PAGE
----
Pick of the Week: Johnny Carson’s 1981 DeLorean

Hagerty Marketplace

Tony Ierardi knows a thing or two about celebrity cars, having restored the iconic Countach from Cannonball Run for his friend Jeff Ippoliti. Now Ierardi and his team at DeLorean Motor Company in Orlando are back in the collector-car spotlight with their latest project, a 1981 DeLorean DMC-12 that once belonged to Tonight Show legend Johnny Carson.

The car, available on Hagerty Marketplace, is the first of two company DMC-12s that John Z. DeLorean shipped to Carson in appreciation for his $500,000 investment in DeLorean’s automaking venture. This one (VIN SCEDT26T8BD002439, generally referred to as 2439) is notable because Carson accidentally locked himself inside it shortly after it was delivered to his California home. (His second DeLorean, VIN 4523, made headlines when Carson was pulled over while driving it in 1982 and charged with drunken driving. That DMC sold for $115,000 on Bring a Trailer almost three years ago.)

Ierardi, who owns one of three official Classic DeLorean sales and service centers in the U.S. (the others are located in Texas and California), has owned five Lamborghini Countachs in his life, but he fell in love with DeLoreans at an early age, years before the car became a time-traveling legend in 1985’s Back to the Future.

“When the first one came out, I was 12. For me it wasn’t about sports and girls, it was about this cool car. I always dreamed of owning one,” Ierardi says. “I know they say don’t meet your heroes, but meeting the DeLorean has been a great experience. The movie was great and brought a lot of attention to the car, but I already loved it before that. It was always about the car.”

Johnny Carson 1981 DeLorean DMC-12 engine
Hagerty Marketplace

This particular car was one of those “special” DeLoreans on Ierardi’s list. It all started when he joined the DeLorean Owners Association in 1990; four years later, Ierardi bought his first DMC-12. In 2003, after meeting DeLorean Motor Company CEO Stephen Wynne, who purchased DeLorean’s entire stockpile of parts and resurrected the company name in the mid-1990s, Ierardi opened the Florida location of DMC in January 2005. His shop is not affiliated with the original car company started by John Z. Delorean.

“We’ve been buying and selling DeLoreans for almost 19 years, and we have a VIN list of what we consider special cars,” Ierardi says. “This one was actually auctioned through a heavy construction equipment site (Vantage Auctions Inc.), and the guy who won it kind of threw out the idea that since he had two DeLoreans he’d be willing to part with one. So, when we saw the VIN and realized it was the first Carson car, we offered to buy it directly from the auction company ourselves.”

Tony I car restorer
Ierardi opened the Florida location of DeLorean Motor Company in January 2005. Courtesy Tony Ierardi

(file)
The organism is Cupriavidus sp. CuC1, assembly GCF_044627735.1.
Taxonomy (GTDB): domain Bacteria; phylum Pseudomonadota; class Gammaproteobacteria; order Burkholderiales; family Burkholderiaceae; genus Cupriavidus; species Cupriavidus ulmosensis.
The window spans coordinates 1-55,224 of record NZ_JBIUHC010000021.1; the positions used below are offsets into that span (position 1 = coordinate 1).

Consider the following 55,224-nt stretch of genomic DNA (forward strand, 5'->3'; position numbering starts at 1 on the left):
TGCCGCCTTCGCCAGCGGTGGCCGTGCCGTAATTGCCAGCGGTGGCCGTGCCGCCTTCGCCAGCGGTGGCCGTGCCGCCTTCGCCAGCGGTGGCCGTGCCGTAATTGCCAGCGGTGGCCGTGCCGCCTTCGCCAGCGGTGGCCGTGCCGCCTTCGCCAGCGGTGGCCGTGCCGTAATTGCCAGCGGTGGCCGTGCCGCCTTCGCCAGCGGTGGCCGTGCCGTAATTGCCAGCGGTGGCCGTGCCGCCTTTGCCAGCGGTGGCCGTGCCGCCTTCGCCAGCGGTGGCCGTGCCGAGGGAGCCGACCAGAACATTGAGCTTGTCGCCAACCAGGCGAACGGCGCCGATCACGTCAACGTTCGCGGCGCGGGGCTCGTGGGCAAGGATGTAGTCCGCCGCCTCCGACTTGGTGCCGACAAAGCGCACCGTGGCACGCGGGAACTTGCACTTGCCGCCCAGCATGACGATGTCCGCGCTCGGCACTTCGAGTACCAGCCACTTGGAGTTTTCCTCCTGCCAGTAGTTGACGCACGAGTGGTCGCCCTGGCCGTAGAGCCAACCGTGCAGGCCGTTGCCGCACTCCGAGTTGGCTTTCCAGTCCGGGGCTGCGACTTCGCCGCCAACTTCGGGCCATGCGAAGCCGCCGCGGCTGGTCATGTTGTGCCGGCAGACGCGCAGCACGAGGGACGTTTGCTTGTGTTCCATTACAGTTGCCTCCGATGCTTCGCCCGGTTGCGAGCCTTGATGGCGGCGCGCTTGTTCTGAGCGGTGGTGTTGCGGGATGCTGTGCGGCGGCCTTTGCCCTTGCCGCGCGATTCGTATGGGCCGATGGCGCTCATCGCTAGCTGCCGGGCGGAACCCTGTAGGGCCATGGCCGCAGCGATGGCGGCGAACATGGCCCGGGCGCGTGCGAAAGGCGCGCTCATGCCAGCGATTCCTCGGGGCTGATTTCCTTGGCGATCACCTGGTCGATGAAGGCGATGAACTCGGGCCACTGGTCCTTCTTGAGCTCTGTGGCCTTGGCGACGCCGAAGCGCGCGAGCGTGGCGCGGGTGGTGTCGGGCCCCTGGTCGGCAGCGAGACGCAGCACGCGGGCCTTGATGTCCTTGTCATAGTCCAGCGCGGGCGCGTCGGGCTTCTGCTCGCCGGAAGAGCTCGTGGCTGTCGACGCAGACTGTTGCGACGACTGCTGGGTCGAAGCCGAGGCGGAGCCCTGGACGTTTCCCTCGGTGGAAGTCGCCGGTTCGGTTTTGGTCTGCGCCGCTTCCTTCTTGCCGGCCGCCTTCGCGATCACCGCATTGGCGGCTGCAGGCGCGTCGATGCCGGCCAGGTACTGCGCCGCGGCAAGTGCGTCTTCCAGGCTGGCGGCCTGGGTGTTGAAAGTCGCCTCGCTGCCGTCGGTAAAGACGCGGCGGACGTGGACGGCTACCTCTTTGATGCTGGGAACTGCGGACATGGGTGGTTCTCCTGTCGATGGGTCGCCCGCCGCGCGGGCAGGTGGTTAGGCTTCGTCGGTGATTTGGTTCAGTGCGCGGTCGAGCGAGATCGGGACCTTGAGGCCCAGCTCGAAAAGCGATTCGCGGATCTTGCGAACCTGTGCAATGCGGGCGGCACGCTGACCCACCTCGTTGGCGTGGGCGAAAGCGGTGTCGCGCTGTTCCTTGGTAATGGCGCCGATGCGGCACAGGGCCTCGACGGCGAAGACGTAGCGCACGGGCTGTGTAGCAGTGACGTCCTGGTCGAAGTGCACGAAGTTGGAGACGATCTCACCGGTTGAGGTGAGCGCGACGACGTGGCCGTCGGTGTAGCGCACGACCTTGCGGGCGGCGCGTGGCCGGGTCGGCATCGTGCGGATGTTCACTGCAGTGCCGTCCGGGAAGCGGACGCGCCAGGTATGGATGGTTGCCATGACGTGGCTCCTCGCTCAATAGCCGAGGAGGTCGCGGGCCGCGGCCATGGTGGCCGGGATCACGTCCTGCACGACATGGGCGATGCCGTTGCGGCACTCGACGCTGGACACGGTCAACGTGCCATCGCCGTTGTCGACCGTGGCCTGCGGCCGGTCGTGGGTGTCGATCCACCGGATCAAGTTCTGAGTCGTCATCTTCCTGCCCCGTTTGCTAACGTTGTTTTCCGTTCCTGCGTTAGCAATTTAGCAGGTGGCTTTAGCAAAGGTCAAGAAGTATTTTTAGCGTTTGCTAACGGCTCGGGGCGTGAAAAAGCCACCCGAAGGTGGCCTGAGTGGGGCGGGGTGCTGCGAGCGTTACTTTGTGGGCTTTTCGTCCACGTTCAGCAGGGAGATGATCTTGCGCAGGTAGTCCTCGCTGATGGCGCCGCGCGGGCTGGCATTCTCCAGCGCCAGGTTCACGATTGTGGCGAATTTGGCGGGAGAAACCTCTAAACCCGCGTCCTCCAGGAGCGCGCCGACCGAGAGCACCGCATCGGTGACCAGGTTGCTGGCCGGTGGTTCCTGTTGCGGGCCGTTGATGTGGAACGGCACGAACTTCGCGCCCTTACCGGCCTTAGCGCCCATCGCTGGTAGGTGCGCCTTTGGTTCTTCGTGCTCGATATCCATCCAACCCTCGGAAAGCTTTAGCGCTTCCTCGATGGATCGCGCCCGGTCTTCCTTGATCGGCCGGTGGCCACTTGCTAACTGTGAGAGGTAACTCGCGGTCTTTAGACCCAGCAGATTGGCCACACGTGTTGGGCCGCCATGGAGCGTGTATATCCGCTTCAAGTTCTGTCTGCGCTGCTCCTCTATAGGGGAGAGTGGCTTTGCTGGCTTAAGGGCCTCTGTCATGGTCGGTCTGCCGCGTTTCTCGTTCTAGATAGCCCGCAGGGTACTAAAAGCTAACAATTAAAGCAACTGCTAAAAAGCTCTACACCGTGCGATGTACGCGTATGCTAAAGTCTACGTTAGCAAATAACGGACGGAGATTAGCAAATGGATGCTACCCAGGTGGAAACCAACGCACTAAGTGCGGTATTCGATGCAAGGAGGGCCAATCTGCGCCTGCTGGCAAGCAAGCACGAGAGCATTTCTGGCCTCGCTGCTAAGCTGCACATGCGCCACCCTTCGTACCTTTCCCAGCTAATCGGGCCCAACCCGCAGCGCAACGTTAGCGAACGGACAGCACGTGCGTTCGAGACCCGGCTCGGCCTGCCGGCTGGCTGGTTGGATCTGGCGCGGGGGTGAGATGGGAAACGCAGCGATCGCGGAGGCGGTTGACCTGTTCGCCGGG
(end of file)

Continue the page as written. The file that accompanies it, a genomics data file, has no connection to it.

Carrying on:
The deal was done on September 19, 2022, and Ierardi and his team were in a quandary about their next move.

“We knew it deserved a restoration, but we were trying to decide: Should we sell it as-is and let someone else restore it, or restore it ourselves? So we worked on it in between jobs for six months, then we kind of changed gears and said, ‘Let’s do it all.’”

Engineered in part by Lotus, with an angular form styled by Giorgetto Giugiaro, this particular DMC-12 was completed at the DeLorean Motor Company plant in Belfast, Ireland, in July 1981 and delivered to Carson a short time later.

It features DeLorean’s instantly recognizable brushed stainless-steel body and gullwing doors, as well as an optional gray leather interior, louvered rear window, Dolby sound system, air conditioning, power windows, power door locks, power side mirrors, and early digital clock. It is powered by a 2.85-liter V-6 engine—located in the rear—that’s rated at 130 horsepower with 153 lb-ft of torque and mated to a manual transmission. It sits on cast-alloy wheels (14 inches in front, 15 inches in the rear).

The car comes with a 6000-mile or six-month warranty on all the parts, which were sourced directly from DeLorean Motor Company. There are 89,680 miles on the odometer.

Johnny Carson 1981 DeLorean DMC-12 dash gauges
Hagerty Marketplace

In addition to this car and the previously mentioned Cannonball Run Countach, Ierardi has restored DeLorean Prototype-1 (designed by Bill Collins), which resides at the AACA Museum in Hershey, Pennsylvania; the twin-turbo DeLorean; and the third-built 1983 Delorean DMC-12 Gold Edition.

With more than a week remaining in the Hagerty Marketplace auction, Johnny Carson’s first DeLorean (one of fewer than 9000 DMCs built) has been bid to $31,000. The auction closes on Friday, December 8, at 3 p.m. EST.

“DeLorean is a great car, and had it not been for a couple of missteps, I think it would have made it,” Ierardi opines. “I’m glad it lives on though. I had a five-year-old kid in here the other day who said, ‘I’m going to own one of these someday.’ It definitely has lasting appeal for people of all ages.”

Johnny Carson 1981 DeLorean DMC-12 rear
Hagerty Marketplace




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    I still do not understand the fixation of the Delorean.

    These cars are more the story than the car. They were under powered. Poor quality builds, did not handle all that great and and stainless is a pain to care for.

    These are like a Bricklin with a worse engine and a better story.

    The better story is the 1 of 3 gold models that is sitting behind this one. I saw #2 at Reno a few years ago. Much better story.

    The Carson car has bounced around the country. It was on display at the Canton Car Museum years ago.

    I think you answered your own question. The Story is the fixation. If you own one you own bragging rights to the story 🙂